Observation of Perseid in August 2002 from Loralai, Pakistan

Perseid were observed from a small town known as Loralai situated in Baluchistan province of Pakistan, on the night of 11th and 12th August 2002.

Observation of Perseid in August 2002 from Loralai, Pakistan

Perseid were observed from a small town known as Loralai situated in Baluchistan province of Pakistan. On the night of 11th and 12th August 2002, for 5 hours and 45 minutes meteors were observed and their properties related to their occurrences were noted by hand. No camera or telescope was used to gather data from perspective of a common observer. Number of meteors per 15 minutes was counted also their apparent path length and location on sky was noted. Also distance to these metros was calculated.

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Meteors are thought to be remnants of passing comets and asteroids. As comets hurtle in space through the inner solar system, solar heat makes them disintegrate. They leave behind a trail of debris of their material.

When Earth passes near or through this debris they enter our atmosphere and burn like colored fireworks. These celestial fireworks are known as meteors. Although many meteors are parts of planets but our discussion in this articles is about Perseid which are remnants of Comet 109P/Swift-Tuttle.

When Earth passes through the stream of meteoroids, and they enter Earth’s atmosphere, they appear to originate from a single point on the sky. This point of origin called “radiant” lies in some constellation from where these meteors get their name. Perseid appears to originate from constellation “Perseus”. But like any other type of meteor shower, Perseid may appear randomly on the sky.

Sometimes Earth passes denser portion of meteoroid trail of comets. We then observer what is called “meteor shower”. I guess this was not that time when I observed perseids on 11th and 12th Aug 2002.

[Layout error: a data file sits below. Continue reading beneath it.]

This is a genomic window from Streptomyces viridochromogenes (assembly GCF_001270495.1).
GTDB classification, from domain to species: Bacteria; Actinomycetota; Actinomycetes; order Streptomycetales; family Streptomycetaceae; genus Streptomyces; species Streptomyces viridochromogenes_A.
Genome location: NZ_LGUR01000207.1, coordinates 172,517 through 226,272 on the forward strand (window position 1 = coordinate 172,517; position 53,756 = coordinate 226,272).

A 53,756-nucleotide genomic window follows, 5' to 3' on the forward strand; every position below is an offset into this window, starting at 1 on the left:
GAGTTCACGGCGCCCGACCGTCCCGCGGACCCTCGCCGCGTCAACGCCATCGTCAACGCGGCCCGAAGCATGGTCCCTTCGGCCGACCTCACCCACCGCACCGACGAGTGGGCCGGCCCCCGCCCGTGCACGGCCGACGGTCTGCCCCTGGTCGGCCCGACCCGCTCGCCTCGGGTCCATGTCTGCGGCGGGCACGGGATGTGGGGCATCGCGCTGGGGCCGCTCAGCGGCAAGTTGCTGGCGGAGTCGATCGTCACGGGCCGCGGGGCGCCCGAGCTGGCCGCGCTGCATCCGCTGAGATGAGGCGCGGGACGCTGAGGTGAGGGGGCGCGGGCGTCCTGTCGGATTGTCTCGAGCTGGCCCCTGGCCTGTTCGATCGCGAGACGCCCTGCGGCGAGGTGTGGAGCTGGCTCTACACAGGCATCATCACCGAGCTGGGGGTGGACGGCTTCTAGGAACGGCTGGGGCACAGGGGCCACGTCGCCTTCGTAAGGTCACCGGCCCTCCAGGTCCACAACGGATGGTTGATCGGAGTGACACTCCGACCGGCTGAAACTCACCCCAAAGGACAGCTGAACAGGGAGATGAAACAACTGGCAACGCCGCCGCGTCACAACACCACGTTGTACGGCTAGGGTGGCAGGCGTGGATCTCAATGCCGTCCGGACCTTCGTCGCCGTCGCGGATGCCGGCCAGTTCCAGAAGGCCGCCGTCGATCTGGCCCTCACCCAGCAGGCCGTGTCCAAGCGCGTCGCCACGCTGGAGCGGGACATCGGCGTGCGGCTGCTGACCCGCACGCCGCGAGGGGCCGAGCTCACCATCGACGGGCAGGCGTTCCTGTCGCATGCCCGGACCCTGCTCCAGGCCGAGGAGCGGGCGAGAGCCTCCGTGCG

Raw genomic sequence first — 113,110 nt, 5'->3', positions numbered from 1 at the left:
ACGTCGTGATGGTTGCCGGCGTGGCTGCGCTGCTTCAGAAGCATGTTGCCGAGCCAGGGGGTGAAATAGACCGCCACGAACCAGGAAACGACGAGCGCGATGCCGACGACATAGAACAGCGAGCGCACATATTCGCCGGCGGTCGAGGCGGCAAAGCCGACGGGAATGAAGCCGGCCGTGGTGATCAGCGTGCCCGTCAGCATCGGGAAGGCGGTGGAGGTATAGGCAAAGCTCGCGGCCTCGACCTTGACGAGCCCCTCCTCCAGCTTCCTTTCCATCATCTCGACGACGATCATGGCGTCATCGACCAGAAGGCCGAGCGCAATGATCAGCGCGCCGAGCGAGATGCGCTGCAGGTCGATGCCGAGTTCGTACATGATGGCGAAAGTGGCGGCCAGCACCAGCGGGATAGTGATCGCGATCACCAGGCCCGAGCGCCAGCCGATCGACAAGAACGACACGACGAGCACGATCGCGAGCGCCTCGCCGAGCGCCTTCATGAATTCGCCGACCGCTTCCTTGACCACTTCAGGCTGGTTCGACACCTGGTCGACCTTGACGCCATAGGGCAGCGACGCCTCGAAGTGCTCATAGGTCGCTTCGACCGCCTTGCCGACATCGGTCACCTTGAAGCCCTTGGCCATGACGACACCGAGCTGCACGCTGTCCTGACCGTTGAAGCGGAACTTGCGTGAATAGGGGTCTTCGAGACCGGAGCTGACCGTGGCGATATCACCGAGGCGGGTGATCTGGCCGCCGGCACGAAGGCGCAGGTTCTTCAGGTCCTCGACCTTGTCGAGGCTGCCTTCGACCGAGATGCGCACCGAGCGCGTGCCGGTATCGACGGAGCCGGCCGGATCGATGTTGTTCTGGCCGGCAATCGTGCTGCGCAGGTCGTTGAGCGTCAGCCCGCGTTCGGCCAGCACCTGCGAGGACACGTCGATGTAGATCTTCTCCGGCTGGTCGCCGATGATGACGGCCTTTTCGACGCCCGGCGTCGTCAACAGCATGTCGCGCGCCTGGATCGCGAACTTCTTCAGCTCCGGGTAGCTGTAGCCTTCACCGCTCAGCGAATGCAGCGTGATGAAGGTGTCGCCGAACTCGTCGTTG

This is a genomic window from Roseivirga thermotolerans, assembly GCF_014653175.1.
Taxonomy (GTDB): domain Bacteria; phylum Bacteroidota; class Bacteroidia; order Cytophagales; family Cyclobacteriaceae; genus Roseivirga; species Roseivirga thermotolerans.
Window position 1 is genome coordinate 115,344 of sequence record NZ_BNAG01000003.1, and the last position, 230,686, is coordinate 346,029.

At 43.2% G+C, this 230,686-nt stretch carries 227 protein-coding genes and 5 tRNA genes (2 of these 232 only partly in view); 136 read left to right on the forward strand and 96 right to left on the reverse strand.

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Observational setup and method

As my aim was to observe these meters (Perseid) from a standpoint of a common person, so I lied down on floor on a mat and kept observing zenith. Due to wide range of eye almost all bright meteors were visible occurring elsewhere on the sky.

Sky pattern was printed and it was filled by hand as meteors were observed. We can see such a pattern in Fig-1. Pattern is printed with azimuth and altitude. Each observation period was of 15 minutes after which I used a different color pencil on that sky pattern. Later that paper was scanned and using image processing techniques each color hence each observation period was reprinted on a different sheet.



Here is the table of number of meters observed within each time segment of 15 minutes.

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segment number
DateTime Interval
Time Interval
Number of meteors
111 Aug 200211:00 PM11:15 PM1
211 Aug 200211:15 PM11:30 PM1
311 Aug 200211:30 PM11:45 PM1
411-12 Aug 200211:45 PM12:00 AM1
512 Aug 200212:00 AM12:15 AM1
612 Aug 200212:15 AM12:30 AM2
712 Aug 200212:30 AM12:45 AM3
812 Aug 200212:45 AM01:00 AM2
912 Aug 200201:00 AM1:15 AM1
1012 Aug 20021:15 AM1:30 AM5
1112 Aug 20021:30 AM1:45 AM4
1212 Aug 20021:45 AM2:00 AM5
1312 Aug 20022:00 AM2:15 AM3
1412 Aug 20022:15 AM2:30 AM3
1512 Aug 20022:30 AM2:45 AM
1612 Aug 20022:45 AM3:00 AM5
1712 Aug 20023:00 AM3:15 AM5
1812 Aug 20023:15 AM3:30 AM2
1912 Aug 20023:30 AM3:45 AM2
2012 Aug 20023:45 AM4:00 AM8
2112 Aug 20024:00 AM4:15 AM5
2212 Aug 20024:15 AM4:30 AM9
2312 Aug 20024:30 AM4:45 AM6

Maximum rate was observed near the dawn time. As meteors appeared, I plotted their approximate positions and the length of streaks they made as they burned. That hand plotted diagram is given in fig 2.


Height of meteors

Referring to fig 3, as we know the typical height of visible meteors is between 75 and 120 km hence let us assume these meteors were at the height of 100 km on the average. Now as we know radius of Earth is 6378 km (at the equator), and consider that meteor which appeared at 45o above horizon.

According to law of sins

B is the distance of meteor from observer hence

The author is Masters in Physics from University of Balochistan, Quetta Pakistan, and currently he is a lecturer in Physics.

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